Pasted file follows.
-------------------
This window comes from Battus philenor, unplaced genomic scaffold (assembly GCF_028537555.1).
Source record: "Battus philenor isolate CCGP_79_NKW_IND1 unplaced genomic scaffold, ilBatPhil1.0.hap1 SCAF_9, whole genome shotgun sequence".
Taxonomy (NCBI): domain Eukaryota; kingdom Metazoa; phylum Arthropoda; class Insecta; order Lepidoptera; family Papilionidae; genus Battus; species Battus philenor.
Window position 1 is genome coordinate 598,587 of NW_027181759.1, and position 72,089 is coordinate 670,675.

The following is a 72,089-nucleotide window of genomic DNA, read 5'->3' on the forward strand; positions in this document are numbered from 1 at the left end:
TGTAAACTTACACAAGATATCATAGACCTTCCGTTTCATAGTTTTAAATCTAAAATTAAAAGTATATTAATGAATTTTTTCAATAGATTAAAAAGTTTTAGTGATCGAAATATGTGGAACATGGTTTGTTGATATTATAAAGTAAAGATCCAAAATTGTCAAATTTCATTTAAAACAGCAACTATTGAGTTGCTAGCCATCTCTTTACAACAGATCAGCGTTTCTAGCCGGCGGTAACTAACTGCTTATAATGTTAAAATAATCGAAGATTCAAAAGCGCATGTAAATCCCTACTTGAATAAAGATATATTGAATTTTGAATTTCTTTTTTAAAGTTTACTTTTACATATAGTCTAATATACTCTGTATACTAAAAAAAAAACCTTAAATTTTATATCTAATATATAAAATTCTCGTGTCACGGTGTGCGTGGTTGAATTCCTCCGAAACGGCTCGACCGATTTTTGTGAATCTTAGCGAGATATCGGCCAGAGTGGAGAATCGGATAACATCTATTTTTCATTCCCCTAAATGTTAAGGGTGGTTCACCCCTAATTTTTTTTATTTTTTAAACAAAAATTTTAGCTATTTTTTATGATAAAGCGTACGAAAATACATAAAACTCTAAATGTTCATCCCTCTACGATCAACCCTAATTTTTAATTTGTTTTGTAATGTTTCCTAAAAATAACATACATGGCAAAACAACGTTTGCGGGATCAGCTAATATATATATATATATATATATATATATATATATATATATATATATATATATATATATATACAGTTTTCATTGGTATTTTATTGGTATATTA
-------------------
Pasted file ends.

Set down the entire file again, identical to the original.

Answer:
This window comes from Battus philenor, unplaced genomic scaffold (assembly GCF_028537555.1).
Source record: "Battus philenor isolate CCGP_79_NKW_IND1 unplaced genomic scaffold, ilBatPhil1.0.hap1 SCAF_9, whole genome shotgun sequence".
Taxonomy (NCBI): domain Eukaryota; kingdom Metazoa; phylum Arthropoda; class Insecta; order Lepidoptera; family Papilionidae; genus Battus; species Battus philenor.
Window position 1 is genome coordinate 598,587 of NW_027181759.1, and position 72,089 is coordinate 670,675.

The following is a 72,089-nucleotide window of genomic DNA, read 5'->3' on the forward strand; positions in this document are numbered from 1 at the left end:
TGTAAACTTACACAAGATATCATAGACCTTCCGTTTCATAGTTTTAAATCTAAAATTAAAAGTATATTAATGAATTTTTTCAATAGATTAAAAAGTTTTAGTGATCGAAATATGTGGAACATGGTTTGTTGATATTATAAAGTAAAGATCCAAAATTGTCAAATTTCATTTAAAACAGCAACTATTGAGTTGCTAGCCATCTCTTTACAACAGATCAGCGTTTCTAGCCGGCGGTAACTAACTGCTTATAATGTTAAAATAATCGAAGATTCAAAAGCGCATGTAAATCCCTACTTGAATAAAGATATATTGAATTTTGAATTTCTTTTTTAAAGTTTACTTTTACATATAGTCTAATATACTCTGTATACTAAAAAAAAAACCTTAAATTTTATATCTAATATATAAAATTCTCGTGTCACGGTGTGCGTGGTTGAATTCCTCCGAAACGGCTCGACCGATTTTTGTGAATCTTAGCGAGATATCGGCCAGAGTGGAGAATCGGATAACATCTATTTTTCATTCCCCTAAATGTTAAGGGTGGTTCACCCCTAATTTTTTTTATTTTTTAAACAAAAATTTTAGCTATTTTTTATGATAAAGCGTACGAAAATACATAAAACTCTAAATGTTCATCCCTCTACGATCAACCCTAATTTTTAATTTGTTTTGTAATGTTTCCTAAAAATAACATACATGGCAAAACAACGTTTGCGGGATCAGCTAATATATATATATATATATATATATATATATATATATATATATATATATATATATATATATACAGTTTTCATTGGTATTTTATTGGTATATTA